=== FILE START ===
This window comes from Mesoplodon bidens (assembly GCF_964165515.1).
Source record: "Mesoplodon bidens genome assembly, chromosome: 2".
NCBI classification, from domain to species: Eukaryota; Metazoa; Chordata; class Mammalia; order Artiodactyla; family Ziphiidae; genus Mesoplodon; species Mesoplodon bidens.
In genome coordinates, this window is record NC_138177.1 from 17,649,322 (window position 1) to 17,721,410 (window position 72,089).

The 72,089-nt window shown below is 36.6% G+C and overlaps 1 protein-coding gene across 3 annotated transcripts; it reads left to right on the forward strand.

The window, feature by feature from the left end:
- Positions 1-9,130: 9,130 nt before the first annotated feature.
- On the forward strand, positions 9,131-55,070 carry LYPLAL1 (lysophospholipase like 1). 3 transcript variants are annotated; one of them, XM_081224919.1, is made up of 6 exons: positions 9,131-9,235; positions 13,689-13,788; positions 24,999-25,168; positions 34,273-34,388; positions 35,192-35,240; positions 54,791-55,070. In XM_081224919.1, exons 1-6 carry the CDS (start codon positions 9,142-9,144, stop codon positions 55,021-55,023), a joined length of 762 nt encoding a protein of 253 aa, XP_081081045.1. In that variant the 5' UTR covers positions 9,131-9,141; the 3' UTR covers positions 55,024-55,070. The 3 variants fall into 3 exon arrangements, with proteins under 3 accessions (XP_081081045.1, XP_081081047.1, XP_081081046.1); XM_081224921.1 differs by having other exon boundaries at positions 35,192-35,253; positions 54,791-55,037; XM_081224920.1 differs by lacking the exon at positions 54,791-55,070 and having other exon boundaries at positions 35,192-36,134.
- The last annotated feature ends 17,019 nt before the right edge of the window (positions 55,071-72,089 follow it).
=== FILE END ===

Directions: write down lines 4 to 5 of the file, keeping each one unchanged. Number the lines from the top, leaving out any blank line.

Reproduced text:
In genome coordinates, this window is record NC_138177.1 from 17,649,322 (window position 1) to 17,721,410 (window position 72,089).

The 72,089-nt window shown below is 36.6% G+C and overlaps 1 protein-coding gene across 3 annotated transcripts; it reads left to right on the forward strand.